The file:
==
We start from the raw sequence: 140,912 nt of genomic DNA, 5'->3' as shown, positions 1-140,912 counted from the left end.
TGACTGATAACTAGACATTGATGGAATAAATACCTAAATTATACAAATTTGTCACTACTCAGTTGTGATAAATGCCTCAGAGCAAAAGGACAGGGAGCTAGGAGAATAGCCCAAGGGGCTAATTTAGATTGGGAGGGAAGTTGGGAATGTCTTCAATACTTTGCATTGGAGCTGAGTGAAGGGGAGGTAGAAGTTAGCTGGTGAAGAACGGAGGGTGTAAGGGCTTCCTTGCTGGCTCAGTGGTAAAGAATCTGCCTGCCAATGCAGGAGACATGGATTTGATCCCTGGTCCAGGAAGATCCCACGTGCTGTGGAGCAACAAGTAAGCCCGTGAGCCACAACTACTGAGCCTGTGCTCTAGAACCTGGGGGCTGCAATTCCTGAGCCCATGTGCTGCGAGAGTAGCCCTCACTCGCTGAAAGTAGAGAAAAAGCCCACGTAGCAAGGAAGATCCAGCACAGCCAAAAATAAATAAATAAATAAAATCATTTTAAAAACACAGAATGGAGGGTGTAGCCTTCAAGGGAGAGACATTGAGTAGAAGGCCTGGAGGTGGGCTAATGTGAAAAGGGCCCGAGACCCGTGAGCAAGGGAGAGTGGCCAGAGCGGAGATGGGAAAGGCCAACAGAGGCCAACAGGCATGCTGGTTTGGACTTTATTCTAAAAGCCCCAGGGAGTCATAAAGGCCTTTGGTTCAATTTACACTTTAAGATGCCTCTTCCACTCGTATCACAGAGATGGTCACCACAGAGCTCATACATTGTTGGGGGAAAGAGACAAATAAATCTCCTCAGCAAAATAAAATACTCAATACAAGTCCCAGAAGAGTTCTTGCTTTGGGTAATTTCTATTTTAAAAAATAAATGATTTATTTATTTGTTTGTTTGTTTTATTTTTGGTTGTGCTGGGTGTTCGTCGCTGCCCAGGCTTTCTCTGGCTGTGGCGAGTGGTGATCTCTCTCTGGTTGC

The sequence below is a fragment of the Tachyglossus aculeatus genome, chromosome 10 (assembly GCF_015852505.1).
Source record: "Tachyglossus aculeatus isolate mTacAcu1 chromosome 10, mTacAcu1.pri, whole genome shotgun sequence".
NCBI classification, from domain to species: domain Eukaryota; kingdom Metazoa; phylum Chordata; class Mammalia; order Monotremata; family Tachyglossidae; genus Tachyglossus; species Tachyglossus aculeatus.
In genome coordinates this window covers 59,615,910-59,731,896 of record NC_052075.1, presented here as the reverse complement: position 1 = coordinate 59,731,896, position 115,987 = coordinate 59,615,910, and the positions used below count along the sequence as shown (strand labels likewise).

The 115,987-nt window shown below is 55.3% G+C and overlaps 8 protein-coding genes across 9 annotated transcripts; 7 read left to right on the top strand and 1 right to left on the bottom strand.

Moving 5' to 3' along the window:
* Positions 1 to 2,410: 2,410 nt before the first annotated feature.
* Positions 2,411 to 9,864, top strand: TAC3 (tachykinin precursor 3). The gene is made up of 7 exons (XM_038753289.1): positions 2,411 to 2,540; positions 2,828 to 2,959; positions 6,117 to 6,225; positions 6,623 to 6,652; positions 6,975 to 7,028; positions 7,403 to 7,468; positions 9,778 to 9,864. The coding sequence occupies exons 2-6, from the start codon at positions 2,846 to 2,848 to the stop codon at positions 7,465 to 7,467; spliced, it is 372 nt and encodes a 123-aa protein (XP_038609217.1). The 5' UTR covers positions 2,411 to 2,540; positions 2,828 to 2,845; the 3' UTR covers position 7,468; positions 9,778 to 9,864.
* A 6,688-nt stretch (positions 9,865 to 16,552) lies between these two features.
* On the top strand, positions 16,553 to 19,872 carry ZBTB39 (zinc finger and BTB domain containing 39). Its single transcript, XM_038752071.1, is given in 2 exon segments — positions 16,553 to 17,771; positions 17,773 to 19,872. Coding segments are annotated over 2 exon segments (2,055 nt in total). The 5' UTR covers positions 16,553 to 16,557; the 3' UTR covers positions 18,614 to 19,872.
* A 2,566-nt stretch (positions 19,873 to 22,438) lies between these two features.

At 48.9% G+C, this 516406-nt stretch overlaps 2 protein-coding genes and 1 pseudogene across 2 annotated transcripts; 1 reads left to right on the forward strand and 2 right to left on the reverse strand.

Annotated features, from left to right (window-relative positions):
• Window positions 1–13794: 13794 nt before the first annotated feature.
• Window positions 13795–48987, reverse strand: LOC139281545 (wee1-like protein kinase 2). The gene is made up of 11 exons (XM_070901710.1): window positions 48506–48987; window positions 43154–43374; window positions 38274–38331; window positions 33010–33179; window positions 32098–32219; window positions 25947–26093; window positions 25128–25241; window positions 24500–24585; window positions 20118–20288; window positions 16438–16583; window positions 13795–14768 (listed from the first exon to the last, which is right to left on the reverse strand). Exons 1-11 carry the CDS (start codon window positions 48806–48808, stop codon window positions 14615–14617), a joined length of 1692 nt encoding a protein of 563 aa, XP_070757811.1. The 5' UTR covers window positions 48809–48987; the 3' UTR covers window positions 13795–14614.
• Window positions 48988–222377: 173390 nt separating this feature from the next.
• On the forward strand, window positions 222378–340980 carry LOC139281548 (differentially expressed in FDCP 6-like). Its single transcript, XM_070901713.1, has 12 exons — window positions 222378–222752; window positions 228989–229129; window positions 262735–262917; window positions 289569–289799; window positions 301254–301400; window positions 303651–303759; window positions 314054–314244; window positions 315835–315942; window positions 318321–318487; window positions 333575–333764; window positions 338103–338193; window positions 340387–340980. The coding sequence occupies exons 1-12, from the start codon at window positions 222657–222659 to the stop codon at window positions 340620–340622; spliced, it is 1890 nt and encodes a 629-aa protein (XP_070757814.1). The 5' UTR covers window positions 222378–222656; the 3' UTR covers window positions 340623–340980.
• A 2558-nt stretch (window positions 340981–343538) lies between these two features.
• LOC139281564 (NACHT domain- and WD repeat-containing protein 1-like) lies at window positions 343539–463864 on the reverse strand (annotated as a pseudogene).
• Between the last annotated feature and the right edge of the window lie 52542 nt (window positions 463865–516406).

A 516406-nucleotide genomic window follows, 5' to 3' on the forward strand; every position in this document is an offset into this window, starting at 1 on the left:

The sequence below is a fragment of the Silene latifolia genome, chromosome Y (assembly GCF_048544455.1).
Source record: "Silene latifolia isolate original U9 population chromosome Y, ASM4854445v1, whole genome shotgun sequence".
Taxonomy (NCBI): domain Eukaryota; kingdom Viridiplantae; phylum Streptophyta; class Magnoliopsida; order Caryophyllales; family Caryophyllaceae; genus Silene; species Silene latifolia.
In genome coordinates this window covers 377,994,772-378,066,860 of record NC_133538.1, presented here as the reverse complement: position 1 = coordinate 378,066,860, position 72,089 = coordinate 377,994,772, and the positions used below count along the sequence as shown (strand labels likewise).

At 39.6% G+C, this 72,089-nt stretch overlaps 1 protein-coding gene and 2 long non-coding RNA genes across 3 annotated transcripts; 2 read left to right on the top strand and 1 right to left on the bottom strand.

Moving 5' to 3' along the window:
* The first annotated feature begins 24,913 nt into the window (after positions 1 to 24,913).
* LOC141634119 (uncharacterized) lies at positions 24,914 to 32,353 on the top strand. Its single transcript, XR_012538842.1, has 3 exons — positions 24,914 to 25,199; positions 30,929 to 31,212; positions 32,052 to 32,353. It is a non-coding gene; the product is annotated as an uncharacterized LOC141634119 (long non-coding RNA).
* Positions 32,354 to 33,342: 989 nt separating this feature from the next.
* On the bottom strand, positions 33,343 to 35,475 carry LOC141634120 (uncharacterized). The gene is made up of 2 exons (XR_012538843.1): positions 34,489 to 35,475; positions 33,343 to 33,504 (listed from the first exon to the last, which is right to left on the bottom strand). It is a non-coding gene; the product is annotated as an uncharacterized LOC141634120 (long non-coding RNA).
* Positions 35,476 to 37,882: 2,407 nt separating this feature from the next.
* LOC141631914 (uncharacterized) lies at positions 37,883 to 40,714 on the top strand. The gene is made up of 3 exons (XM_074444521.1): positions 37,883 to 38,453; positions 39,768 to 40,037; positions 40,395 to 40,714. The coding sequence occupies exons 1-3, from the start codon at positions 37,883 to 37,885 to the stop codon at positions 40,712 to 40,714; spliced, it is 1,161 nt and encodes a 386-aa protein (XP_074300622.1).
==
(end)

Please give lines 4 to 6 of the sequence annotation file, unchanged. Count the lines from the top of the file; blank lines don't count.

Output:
Source record: "Tachyglossus aculeatus isolate mTacAcu1 chromosome 10, mTacAcu1.pri, whole genome shotgun sequence".
NCBI classification, from domain to species: domain Eukaryota; kingdom Metazoa; phylum Chordata; class Mammalia; order Monotremata; family Tachyglossidae; genus Tachyglossus; species Tachyglossus aculeatus.
In genome coordinates this window covers 59,615,910-59,731,896 of record NC_052075.1, presented here as the reverse complement: position 1 = coordinate 59,731,896, position 115,987 = coordinate 59,615,910, and the positions used below count along the sequence as shown (strand labels likewise).